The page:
Kartack ends up running into what could be called a run of really good luck for a homeless guy who sleeps under a bridge as in no short order he finds a temporary job, affords himself a few necessities such as a shave, decent food, and the company of women. But his drinking gets in the way of his quickly repaying the loan as does part of his past when he meets up with the lovely Gabby (Sandrine Dumas), a woman he’s got a particularly messy past with. Saying more would ruin the film’s quiet surprises, but Olmi’s assured direction flows along with the wine and supporting actors as Kartack’s luck swings in a few directions.

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Blu-Ray Review: George A. Romero: Between Night And Dawn

GARBNADWhat do you do after making one of the most influential horror films ever? Given that George Romero really didn’t have much of a clue that his first film, Night of the Living Dead would become such an essential genre masterpiece, the director went on to make a few different films between 1971 and 1975 that were either interesting failed experiments or more polished but flawed films all worth a look. Arrow Video has restored and collected three of Romero’s post-NOTLD works in George A. Romero: Between Night And Dawn and yes, it’s a set worth adding to your library.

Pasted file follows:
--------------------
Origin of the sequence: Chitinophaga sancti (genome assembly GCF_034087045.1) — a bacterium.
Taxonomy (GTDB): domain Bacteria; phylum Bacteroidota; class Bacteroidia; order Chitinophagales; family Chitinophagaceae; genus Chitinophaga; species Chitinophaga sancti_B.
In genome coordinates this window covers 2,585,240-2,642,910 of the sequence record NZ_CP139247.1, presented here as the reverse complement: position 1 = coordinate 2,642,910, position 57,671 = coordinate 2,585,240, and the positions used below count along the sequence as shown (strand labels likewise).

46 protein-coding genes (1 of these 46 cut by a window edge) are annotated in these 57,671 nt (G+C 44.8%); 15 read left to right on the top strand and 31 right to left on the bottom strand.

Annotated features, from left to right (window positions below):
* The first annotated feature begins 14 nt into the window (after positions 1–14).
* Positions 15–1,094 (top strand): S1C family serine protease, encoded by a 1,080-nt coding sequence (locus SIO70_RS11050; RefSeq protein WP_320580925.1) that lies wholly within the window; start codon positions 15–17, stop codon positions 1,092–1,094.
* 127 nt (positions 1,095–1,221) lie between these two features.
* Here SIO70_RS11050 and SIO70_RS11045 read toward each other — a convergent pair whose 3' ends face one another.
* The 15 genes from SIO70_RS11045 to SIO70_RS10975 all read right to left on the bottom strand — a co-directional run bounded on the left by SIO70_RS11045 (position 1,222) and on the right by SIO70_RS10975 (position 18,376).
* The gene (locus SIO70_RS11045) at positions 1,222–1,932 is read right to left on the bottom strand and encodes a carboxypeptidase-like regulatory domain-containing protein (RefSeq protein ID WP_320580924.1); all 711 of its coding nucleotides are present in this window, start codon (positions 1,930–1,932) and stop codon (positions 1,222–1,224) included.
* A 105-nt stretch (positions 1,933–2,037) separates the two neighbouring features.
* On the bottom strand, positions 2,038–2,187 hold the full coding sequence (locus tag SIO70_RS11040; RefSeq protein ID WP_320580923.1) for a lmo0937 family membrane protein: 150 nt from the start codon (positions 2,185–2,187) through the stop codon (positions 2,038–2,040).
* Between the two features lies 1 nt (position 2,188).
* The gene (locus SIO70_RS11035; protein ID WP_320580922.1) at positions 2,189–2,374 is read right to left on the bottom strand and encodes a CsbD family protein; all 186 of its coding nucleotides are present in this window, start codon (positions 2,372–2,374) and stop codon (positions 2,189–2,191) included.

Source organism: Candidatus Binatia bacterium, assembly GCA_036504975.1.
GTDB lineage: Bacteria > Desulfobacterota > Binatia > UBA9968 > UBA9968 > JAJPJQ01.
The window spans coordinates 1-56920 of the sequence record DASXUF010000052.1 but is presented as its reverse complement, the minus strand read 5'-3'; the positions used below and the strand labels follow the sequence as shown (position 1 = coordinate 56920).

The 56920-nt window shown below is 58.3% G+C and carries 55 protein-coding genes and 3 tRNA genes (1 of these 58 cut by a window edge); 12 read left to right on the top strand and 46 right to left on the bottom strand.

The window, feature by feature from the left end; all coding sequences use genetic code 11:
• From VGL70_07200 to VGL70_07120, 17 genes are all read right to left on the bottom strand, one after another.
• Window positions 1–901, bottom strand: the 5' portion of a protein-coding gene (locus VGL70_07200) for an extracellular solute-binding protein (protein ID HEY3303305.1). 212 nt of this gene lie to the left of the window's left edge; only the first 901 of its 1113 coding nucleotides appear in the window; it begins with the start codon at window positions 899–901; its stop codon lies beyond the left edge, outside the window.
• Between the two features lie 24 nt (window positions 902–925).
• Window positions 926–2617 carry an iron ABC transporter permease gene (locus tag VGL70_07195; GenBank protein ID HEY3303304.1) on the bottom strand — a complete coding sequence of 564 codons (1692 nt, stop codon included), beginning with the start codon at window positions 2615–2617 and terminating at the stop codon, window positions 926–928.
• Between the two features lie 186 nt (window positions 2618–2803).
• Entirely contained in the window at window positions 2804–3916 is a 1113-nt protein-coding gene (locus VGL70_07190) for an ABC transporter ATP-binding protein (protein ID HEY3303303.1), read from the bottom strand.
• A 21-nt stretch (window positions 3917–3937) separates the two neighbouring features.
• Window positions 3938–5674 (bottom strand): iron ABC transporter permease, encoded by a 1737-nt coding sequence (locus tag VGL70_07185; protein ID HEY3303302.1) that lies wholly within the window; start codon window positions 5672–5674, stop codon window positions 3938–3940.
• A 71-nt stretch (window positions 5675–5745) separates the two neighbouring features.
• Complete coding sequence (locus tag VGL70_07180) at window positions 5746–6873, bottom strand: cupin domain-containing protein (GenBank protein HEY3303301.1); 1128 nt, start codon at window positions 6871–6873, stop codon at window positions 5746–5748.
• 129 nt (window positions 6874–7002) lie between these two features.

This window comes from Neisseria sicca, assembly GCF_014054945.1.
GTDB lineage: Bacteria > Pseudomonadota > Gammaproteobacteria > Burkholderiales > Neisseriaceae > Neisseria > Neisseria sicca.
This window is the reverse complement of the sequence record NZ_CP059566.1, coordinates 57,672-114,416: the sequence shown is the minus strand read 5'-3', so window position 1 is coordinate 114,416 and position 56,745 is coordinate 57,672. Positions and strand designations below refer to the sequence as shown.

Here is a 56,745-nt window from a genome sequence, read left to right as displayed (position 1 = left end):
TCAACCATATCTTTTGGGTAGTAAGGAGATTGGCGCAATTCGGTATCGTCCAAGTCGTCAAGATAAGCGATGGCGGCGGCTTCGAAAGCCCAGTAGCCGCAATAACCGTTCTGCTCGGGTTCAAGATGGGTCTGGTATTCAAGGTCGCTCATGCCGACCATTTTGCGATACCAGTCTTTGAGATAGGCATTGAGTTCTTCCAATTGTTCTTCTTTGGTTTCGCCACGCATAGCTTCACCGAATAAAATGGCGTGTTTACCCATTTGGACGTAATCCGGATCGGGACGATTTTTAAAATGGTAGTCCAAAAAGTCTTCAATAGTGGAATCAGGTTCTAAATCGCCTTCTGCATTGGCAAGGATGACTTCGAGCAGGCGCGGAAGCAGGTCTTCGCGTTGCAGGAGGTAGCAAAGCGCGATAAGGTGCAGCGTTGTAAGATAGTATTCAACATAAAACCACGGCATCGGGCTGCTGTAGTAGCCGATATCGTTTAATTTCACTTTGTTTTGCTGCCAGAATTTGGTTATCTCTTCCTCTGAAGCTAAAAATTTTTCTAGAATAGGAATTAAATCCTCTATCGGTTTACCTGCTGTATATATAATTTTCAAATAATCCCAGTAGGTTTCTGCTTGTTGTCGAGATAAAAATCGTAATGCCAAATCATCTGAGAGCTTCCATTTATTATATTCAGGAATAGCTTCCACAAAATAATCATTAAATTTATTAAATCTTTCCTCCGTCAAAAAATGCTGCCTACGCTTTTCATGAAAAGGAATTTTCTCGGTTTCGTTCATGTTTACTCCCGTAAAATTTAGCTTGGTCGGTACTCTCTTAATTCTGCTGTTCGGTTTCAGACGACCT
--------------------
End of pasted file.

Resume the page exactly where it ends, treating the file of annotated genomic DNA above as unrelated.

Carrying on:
The three films include the somewhat disappointing romantic comedy There’s Always Vanilla, the surprising, mature drama Season of the Witch and a return to horror of a different yet similar kind in The Crazies. While the grim, brilliantly disturbing horror flick Martin is missing in action here (the set’s sole flaw), with these three films you can see a director learning and growing into an even more confident artist. Interestingly enough, in interviews included on the special features, Romero states his total dislike for There’s Always Vanilla on a few fronts and yes indeed, the film is his weakest effort.

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Blu-Ray Review: Children of the Corn

COTC_AV106Back in 1984, I didn’t see Children of the Corn because if I’m not mistaken, I believe I was “Stephen Kinged Out” by so many adaptations of his work popping up in theaters and not being all they could be. Amusingly enough, when this screener of the nicely restored 2K version popped up from Arrow Video in my mailbox, I’d actually been thinking about films made from King’s novels and short stories thanks to the recent arrival of IT into theaters.